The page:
Kelly also credits her teammates from both the National Aquatic Swimming Club – where she trains with former Paralympic medallist Dave Malone – and the Irish squad for pushing her to her “absolute limit” and keeping spirits high throughout gruelling training sessions. Despite the individual nature of swimming, the “friendly team atmosphere” that both teams have is crucial to each individual athlete’s success – “if someone’s a bit down after a race, it’s nice to have your team there to pick you back up”.
Almost immediately after her training resumed following Rio, Kelly’s focus shifted to the next Paralympic Games in Tokyo, “resetting the four years again” to prepare for her second trip to the contest. Before then, the World Championships will be her last chance to compete against top-class talent before facing off against them on the biggest stage, though Kelly will first have to qualify for this squad at the Irish Open.
I’m a bit of a perfectionist, so I wasn’t going to sacrifice school grades
Kelly, a European studies student, does not train with Dublin University Swimming Club due to the specific requirements of her training. Kelly suffers from arthrogryposis, a weakness in her lower limbs, but she does intend to represent Trinity at future events. The flexibility offered by the scholarship programme, she says, allows her to continue her own training independent of Trinity, but she adds that her goal is to line out for the College at intervarsities.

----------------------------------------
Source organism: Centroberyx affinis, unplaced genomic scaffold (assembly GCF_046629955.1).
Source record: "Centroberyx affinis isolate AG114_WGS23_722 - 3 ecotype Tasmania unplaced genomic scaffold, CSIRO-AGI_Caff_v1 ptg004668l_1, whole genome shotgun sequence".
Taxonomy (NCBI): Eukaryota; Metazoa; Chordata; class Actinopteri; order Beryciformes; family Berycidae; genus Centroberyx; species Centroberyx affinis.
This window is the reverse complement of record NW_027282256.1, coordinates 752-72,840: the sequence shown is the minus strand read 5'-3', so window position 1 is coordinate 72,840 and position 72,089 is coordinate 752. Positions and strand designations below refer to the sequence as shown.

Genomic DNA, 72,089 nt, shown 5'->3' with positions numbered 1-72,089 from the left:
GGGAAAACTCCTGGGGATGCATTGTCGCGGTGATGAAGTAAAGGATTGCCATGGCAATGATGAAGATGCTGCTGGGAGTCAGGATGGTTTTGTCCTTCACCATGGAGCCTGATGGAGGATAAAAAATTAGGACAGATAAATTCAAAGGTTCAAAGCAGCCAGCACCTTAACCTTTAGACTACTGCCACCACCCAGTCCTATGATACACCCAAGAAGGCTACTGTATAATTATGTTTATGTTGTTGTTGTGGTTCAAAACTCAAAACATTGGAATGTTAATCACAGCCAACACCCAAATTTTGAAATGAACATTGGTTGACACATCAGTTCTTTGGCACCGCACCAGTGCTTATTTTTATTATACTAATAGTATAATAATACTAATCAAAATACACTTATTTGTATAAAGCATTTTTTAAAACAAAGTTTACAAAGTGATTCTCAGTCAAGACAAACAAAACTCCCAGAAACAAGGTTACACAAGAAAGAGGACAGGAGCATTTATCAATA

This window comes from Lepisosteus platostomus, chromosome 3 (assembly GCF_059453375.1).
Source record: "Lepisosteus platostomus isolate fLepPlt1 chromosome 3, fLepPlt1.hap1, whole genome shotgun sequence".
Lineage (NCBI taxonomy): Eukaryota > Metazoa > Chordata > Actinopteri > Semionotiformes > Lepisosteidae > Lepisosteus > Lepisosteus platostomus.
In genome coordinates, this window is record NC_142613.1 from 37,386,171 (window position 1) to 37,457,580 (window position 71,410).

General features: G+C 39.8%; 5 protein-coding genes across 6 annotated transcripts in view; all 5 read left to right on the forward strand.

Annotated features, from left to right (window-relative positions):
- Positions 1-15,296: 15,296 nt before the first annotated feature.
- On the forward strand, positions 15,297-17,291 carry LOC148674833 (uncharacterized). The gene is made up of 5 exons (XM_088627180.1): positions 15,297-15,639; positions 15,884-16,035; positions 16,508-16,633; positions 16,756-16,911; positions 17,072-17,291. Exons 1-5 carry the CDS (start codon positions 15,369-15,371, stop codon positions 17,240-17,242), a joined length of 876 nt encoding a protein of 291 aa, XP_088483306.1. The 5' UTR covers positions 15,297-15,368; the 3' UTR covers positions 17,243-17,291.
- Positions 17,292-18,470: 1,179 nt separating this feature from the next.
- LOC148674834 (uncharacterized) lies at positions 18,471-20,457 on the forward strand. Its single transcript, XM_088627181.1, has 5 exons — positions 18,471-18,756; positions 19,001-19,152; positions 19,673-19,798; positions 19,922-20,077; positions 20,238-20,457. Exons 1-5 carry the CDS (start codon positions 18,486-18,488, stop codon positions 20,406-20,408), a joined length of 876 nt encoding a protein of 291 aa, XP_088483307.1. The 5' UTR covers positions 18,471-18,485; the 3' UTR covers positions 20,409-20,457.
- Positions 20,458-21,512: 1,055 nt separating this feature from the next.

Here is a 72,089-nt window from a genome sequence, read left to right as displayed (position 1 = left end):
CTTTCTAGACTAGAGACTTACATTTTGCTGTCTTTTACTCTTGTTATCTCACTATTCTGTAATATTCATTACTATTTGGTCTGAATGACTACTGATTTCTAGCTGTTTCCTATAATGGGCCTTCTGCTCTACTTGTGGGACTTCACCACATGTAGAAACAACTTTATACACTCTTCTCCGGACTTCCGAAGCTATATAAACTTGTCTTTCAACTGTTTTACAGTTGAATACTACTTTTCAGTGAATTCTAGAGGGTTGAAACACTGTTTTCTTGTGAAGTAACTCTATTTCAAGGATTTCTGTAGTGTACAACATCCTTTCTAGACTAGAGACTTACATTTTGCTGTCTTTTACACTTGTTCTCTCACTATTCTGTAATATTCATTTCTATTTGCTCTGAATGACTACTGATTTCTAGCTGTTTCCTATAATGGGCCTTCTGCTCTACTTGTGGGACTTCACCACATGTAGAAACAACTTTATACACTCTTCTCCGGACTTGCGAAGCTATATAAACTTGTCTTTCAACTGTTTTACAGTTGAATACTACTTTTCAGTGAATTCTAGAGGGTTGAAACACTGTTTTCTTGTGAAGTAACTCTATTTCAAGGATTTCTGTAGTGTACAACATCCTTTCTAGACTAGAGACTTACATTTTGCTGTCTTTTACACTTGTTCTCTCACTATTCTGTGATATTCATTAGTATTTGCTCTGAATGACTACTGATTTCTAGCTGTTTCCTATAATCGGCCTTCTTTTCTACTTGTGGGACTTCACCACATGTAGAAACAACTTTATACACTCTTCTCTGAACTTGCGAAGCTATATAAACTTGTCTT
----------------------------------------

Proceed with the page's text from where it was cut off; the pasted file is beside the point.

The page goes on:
Kelly’s start in swimming came at an early age when her parents enrolled her in a class with her brothers to learn what they saw as a valuable life skill. She quickly took to the sport, her natural ability allowing her to beat her siblings in the pool. And although she quickly rose through the ranks of her swimming club thanks to the specialised coaching of Malone, Kelly is quick to mention that she was particularly fortunate to find a nearby club with a trainer involved in Paralympics Ireland, the country’s National Paralympic Committee. “I was really lucky that in my local swimming pool, Dave was there and he knew all about paralympic swimming. Had that not been the case, I don’t know that I would ever have gotten this far.”